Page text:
As Mr. Wednesday tosses Shadow (Ricky Whittle) a spear he tells him “war’s a-coming” and that he has a “big role” for him. The trailer also offers first looks at new characters for the season played by Sakina Jaffrey and Dean Winters.

In the second season of the drama series, the network promises, the battle will move “inexorably toward crisis point as the destinies of gods and men collide.” Mr. World (Crispin Glover) will plot revenge for the attack on him in the first season, while Shadow joins Mr. Wednesday, and a council at the House on the Rock erupts in chaos, which sends gods on quests across America.

American Gods” stars Whittle, McShane, Glover, Jones, Emily Browning, Pablo Schreiber, Yetide Badaki, Bruce Langley, Mouse Kraish, Omid Abtahi and Demore Barnes. In addition to Jaffrey and Winters, joining the second season are Devery Jacobs and Kahyun Kim, with Cloris Leachman and Peter Stormare guest starring.

Bryan Fuller and Michael Green stepped down as showrunners, replaced by Jesse Alexander. Craig Cegielski, Stefanie Berk, David Slade, Adam Kane and Gaiman also serve as executive producers.

Watch the trailer for the second season of “American Gods” below:

Film Review: ‘St. Bernard Syndicate’

Posted: 20 Jan 2019 05:21 AM PST

John C. Reilly and Steve Coogan may have received major award nominations this season for their fine work in “Stan & Ollie,” but there’s arguably a superior Laurel & Hardy tribute act to be found in the droll Danish comedy “St. Bernard Syndicate.” As a pair of bumbling losers who turn an already dubious business proposal — breeding and hawking St. Bernard puppies for the Chinese market — into a shambolically fine mess, actors Frederik Cilius and Rasmus Bruun have a passive-aggressive, oil-and-water chemistry that somehow recalls the bantering vintage duo as if stranded in a Dogme 95 comedy of embarrassment. A wily left turn into narrative filmmaking for celebrated docmaker Mads Brügger (“The Red Chapel”), “St. Bernard Syndicate” deftly extends the dry satirical streak of his non-fiction work into a more heightened vein of farce; rarefied cult status awaits.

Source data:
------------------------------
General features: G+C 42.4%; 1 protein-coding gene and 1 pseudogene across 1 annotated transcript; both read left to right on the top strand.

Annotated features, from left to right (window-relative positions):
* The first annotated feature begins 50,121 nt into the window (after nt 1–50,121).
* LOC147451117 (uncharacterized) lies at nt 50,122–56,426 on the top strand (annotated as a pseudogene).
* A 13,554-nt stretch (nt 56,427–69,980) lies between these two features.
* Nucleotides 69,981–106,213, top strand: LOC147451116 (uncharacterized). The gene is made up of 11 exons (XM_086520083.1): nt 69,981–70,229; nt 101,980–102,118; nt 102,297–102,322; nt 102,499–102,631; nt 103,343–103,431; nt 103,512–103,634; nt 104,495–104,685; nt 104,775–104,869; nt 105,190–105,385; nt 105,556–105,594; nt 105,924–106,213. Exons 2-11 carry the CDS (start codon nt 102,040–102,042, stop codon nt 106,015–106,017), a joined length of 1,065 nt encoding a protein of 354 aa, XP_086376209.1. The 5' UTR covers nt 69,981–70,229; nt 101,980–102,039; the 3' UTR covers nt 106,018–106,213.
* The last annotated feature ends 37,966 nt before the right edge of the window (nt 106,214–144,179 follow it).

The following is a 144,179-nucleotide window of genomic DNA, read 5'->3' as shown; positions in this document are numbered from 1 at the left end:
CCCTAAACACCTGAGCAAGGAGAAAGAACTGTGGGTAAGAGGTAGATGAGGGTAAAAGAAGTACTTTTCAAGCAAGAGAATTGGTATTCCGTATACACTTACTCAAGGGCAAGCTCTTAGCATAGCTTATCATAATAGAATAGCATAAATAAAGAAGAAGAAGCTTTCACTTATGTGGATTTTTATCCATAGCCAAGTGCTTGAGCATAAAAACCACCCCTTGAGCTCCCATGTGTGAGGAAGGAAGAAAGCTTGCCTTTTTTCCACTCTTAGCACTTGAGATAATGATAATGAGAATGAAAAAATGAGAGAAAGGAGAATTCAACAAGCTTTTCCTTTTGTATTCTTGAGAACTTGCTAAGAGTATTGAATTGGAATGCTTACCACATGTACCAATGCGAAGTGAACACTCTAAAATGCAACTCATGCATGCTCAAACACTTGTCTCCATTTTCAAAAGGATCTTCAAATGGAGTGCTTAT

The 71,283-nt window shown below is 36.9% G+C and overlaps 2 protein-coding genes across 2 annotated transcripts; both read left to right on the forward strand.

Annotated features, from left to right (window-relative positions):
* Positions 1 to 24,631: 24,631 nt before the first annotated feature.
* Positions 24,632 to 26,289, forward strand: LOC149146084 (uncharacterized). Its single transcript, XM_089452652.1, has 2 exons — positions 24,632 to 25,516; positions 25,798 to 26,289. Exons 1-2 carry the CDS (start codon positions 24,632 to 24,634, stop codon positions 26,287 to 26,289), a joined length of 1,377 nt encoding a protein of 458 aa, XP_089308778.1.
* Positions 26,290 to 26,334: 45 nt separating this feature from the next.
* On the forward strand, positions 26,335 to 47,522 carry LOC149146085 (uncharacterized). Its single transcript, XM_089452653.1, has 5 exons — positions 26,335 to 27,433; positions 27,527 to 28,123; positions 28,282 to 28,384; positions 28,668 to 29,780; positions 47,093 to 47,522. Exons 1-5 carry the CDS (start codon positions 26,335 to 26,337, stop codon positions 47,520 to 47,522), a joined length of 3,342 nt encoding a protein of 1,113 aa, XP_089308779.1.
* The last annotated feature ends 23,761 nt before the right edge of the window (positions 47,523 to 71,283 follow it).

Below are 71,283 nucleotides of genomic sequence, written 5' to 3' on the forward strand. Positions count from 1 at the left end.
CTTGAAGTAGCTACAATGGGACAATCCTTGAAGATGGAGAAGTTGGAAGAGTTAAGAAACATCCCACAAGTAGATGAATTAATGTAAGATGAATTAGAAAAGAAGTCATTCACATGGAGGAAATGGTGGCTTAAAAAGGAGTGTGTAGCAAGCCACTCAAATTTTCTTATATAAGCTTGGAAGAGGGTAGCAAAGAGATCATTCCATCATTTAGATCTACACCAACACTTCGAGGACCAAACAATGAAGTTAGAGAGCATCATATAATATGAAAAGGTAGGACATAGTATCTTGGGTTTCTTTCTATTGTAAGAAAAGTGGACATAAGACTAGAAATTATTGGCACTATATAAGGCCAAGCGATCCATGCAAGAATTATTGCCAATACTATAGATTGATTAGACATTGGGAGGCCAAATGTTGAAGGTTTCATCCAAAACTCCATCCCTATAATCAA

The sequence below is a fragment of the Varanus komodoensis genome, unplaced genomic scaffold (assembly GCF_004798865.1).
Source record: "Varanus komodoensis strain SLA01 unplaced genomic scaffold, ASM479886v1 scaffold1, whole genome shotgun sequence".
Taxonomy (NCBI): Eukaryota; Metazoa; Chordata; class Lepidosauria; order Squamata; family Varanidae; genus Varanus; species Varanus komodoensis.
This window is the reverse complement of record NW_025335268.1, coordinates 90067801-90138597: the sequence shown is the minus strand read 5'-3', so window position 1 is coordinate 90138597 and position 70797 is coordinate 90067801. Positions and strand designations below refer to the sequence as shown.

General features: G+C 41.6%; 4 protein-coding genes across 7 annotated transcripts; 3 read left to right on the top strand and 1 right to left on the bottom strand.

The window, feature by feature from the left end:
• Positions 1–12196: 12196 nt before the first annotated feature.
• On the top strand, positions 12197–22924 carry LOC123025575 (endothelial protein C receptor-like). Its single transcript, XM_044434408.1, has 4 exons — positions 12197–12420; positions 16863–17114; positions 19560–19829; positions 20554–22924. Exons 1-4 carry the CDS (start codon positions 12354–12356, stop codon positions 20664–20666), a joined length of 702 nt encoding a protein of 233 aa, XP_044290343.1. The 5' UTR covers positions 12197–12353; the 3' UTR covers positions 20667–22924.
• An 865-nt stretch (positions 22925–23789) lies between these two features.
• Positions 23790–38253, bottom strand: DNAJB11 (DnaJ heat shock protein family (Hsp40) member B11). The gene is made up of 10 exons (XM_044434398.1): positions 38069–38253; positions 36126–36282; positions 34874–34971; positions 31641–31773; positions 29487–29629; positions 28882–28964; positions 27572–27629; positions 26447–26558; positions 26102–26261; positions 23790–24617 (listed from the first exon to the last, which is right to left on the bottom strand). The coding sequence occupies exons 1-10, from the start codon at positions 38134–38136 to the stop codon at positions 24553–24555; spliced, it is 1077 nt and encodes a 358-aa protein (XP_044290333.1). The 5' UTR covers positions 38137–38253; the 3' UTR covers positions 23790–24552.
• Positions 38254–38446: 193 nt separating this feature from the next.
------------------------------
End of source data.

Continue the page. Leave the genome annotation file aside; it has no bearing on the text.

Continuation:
Receiving a limited run in U.S. theaters around the same time as Brügger’s latest documentary “Cold Case Hammarskjöld” premieres at Sundance, “St. Bernard Syndicate” was a comparatively low-key presence on last year’s festival circuit — though it did earn honors at Tribeca for Bruun and screenwriter Lærke Sanderhoff. Perhaps the film’s quiet profile comes down to its essential slenderness: Witty and larkish in the moment, it isn’t about an awful lot more than it appears to be on the surface. That hardly matters when the execution is such deadpan perfection, taking equal tonal cues from Ricky Gervais, Aki Kaurismäki and early Thomas Vinterberg, and regarding its own escalating absurdity with both a wink and a dour grimace.